March 9, 2018
How to approach an office romance
We spend a lot of time at work, so it’s natural that we develop friendships – and relationships – with our colleagues. But an office romance can be risky business. That’s why we’ve developed this guide to getting it right.
We spend a good portion of our lives at work, so it’s only natural that we develop friendships with our colleagues. And it’s also only natural that sometimes our friendships develop into something more.
But when there’s work involved, there are often greater risks to consider than just putting your heart on the line. That’s why we’ve written this guide to help you navigate the right way to a workplace romance.
- Treat Facebook with caution
In today’s world, we’ve gotten used to jumping straight onto social media and connecting with everyone we meet. So, after a few drinks on a Friday night with your new-found work buddies, it can be tempting to “friend” them on Facebook, too. But there are inherent risks in doing this, which we think it pays to consider before sending that request. These include the chance that you’ll like the wrong post, join the wrong group or do something that gets you noticed for reasons you’d rather not be known for. There’s also the risk that you’ll upset the politics of the place by friending the wrong person or not friending the right one.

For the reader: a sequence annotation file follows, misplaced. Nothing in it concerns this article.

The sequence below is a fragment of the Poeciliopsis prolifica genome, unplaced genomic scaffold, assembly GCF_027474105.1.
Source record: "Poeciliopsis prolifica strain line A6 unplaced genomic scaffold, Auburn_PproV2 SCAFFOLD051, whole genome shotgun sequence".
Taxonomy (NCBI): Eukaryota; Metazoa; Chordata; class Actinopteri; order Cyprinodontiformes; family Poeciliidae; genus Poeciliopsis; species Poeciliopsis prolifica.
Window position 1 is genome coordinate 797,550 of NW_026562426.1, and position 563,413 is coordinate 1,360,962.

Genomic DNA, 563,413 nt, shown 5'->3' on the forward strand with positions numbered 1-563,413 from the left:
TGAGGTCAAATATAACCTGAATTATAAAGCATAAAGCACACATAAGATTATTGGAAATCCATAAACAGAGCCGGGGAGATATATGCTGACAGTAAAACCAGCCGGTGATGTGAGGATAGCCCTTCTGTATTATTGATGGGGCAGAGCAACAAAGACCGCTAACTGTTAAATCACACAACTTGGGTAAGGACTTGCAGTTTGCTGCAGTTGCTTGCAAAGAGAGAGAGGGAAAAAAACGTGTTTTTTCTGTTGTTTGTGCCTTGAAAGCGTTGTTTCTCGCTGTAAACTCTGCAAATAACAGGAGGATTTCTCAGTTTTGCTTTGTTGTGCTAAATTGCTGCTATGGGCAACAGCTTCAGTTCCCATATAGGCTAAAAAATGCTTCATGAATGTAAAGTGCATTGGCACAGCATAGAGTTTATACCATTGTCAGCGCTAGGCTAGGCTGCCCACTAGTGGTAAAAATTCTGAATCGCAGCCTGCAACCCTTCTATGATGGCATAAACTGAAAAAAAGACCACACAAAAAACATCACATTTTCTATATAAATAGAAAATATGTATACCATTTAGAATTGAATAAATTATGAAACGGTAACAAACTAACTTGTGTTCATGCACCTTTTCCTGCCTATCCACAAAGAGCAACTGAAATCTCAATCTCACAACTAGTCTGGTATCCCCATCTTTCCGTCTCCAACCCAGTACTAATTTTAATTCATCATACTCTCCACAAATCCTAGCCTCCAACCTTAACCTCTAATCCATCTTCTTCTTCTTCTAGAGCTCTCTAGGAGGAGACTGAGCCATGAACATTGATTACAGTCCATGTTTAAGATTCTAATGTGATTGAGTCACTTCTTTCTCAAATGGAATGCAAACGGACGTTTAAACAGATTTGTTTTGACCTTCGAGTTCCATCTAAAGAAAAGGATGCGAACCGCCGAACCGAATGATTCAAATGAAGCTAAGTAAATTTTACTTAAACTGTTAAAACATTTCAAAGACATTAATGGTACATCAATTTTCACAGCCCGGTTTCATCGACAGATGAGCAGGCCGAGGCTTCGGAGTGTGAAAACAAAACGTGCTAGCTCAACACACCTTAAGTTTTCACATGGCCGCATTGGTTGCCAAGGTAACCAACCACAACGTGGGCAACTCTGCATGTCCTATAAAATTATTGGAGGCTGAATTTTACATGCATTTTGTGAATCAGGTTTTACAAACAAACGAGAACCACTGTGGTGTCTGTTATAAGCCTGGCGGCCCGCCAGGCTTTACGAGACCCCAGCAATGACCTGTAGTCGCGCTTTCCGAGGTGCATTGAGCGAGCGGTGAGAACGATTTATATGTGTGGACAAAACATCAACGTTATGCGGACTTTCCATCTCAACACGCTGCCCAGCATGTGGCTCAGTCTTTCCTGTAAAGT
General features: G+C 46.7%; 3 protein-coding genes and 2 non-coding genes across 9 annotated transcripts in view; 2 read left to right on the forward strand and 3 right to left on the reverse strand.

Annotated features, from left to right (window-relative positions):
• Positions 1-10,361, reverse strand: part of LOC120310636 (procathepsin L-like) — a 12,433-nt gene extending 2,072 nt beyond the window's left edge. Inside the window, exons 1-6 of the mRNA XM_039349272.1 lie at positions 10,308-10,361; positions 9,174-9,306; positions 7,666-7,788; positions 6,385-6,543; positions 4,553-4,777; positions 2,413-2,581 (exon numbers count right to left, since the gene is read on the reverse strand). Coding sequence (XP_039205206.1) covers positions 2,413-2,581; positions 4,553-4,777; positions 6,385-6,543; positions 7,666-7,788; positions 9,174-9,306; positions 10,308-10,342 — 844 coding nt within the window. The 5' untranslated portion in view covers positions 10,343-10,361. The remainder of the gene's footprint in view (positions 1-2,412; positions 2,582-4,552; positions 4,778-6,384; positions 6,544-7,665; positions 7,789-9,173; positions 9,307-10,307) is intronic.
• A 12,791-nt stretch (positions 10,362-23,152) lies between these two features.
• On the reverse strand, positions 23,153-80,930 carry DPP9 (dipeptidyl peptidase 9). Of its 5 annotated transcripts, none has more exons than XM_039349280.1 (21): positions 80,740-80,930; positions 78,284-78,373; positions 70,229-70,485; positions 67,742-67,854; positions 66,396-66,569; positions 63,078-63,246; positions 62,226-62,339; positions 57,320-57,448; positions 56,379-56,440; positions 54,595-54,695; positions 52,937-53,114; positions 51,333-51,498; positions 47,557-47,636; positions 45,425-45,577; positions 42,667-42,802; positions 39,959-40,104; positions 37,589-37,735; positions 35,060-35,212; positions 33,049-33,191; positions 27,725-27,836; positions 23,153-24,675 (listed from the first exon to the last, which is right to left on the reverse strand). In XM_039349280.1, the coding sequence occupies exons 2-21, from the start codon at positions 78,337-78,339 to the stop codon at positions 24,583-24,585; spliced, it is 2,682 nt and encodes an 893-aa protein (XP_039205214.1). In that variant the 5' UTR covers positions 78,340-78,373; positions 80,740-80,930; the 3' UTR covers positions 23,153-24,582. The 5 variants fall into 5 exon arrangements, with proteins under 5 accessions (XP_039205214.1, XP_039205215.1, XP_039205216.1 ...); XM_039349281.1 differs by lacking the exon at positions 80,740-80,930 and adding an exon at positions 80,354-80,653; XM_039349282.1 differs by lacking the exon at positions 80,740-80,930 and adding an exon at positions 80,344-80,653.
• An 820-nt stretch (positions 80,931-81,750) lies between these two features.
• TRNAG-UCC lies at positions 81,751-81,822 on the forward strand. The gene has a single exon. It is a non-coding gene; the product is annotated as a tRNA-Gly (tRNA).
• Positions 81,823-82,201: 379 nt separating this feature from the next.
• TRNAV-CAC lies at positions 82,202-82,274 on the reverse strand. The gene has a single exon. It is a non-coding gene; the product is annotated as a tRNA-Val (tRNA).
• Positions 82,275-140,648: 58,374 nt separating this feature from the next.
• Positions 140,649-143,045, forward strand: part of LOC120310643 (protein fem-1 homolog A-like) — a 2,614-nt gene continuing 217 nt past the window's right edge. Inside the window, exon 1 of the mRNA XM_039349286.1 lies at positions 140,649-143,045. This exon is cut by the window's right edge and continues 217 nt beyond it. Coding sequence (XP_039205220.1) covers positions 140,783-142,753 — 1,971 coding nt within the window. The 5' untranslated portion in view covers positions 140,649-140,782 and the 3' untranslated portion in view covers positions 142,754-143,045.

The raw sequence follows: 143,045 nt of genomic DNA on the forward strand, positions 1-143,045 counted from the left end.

And when it comes to potential harassment issues, social media is fraught also – that late night inappropriate Facebook post commenting on a Bali bikini shot can get you in hot water!
So, a word of warning, if you’ve taken that step and friended someone at work – or they’re following you on Instagram – be mindful of what you post and your privacy settings. (These days we all know someone who’s called in sick only to post a picture on Facebook of their day at the beach – we like to call this a career-limiting move!)
And, in the meantime, why not consider a safer alternative, like LinkedIn?
- Think long and hard before making a move
Every time we run harassment training with a client we’re invariably asked the same thing: when can I – and when can’t I – make a move? Unfortunately, the answer is never straight-forward…